U.S. Added 390,000 jobs in May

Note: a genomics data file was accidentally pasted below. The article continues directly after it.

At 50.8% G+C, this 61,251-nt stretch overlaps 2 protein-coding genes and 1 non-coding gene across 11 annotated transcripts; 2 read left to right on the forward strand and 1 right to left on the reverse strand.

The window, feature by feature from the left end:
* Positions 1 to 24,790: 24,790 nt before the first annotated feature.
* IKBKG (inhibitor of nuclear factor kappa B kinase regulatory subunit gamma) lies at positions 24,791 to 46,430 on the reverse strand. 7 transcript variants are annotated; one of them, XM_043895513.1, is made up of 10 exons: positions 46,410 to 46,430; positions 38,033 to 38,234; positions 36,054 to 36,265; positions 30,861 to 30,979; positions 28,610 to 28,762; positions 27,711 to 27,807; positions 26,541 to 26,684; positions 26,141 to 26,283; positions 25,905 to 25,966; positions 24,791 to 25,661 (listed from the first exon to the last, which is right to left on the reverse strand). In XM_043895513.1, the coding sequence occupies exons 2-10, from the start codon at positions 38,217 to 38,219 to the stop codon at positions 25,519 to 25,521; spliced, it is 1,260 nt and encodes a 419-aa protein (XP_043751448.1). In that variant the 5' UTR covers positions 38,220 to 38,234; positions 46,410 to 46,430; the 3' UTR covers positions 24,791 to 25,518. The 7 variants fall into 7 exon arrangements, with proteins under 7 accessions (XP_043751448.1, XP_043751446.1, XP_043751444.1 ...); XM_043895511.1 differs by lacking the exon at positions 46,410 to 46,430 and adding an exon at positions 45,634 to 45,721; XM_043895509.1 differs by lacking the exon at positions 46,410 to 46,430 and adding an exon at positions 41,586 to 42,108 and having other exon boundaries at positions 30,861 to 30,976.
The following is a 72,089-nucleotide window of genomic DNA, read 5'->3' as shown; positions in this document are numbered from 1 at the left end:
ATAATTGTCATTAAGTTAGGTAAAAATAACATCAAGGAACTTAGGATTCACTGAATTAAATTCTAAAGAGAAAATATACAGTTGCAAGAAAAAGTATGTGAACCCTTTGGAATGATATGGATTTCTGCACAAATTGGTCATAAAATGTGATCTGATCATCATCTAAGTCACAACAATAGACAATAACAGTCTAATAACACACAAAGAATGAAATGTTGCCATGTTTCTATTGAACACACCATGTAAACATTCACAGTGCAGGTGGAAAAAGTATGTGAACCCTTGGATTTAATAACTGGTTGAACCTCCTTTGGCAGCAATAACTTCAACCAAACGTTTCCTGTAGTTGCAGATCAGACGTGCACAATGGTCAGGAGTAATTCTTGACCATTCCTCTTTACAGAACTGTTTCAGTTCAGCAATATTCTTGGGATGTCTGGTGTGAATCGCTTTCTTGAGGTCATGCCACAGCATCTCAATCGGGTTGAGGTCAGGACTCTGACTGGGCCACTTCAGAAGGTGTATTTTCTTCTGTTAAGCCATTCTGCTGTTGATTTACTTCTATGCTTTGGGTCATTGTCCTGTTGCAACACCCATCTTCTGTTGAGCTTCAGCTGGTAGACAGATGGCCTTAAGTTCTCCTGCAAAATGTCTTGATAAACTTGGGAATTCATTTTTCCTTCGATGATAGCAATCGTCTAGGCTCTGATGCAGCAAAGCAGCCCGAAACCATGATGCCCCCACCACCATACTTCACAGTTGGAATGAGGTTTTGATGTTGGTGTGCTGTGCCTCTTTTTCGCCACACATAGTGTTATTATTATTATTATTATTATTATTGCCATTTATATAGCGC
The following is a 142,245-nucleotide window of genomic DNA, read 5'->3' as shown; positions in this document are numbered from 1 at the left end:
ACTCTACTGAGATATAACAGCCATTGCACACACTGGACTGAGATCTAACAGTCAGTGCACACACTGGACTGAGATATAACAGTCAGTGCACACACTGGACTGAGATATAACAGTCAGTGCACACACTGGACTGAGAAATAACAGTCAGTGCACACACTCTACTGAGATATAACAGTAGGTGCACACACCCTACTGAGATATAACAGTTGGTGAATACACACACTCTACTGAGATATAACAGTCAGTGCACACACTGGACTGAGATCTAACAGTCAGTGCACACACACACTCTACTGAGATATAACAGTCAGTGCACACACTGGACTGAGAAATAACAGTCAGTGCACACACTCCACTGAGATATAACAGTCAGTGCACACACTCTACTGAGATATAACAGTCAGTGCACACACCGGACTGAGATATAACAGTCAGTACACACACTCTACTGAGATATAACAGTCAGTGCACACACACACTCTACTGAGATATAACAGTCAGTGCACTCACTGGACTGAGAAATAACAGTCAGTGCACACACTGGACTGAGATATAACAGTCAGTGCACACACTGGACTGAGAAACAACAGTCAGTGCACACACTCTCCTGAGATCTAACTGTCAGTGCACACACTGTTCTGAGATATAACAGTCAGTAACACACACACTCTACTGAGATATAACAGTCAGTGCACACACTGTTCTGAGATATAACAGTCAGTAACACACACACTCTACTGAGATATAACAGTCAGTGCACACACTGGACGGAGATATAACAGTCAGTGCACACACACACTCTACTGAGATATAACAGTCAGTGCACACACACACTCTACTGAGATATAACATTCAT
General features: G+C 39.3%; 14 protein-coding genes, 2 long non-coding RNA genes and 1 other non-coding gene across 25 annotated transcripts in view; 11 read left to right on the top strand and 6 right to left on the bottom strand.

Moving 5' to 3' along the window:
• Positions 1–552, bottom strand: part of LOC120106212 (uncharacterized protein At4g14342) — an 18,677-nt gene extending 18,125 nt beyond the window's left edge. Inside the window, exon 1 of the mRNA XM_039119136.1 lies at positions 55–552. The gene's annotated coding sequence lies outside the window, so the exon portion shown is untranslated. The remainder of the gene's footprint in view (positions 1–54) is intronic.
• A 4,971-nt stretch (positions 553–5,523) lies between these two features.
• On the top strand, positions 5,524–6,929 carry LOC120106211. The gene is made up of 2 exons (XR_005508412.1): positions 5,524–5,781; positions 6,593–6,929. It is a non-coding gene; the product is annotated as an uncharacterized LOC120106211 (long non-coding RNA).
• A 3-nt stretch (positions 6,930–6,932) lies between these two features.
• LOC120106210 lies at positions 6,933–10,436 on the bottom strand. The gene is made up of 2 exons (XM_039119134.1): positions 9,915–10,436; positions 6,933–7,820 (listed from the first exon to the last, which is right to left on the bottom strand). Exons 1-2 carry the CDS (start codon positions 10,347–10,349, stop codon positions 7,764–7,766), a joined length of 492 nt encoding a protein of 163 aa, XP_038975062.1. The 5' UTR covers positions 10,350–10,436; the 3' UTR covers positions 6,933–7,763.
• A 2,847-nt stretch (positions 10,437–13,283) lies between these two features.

2022-06-03T10:20:03-05:00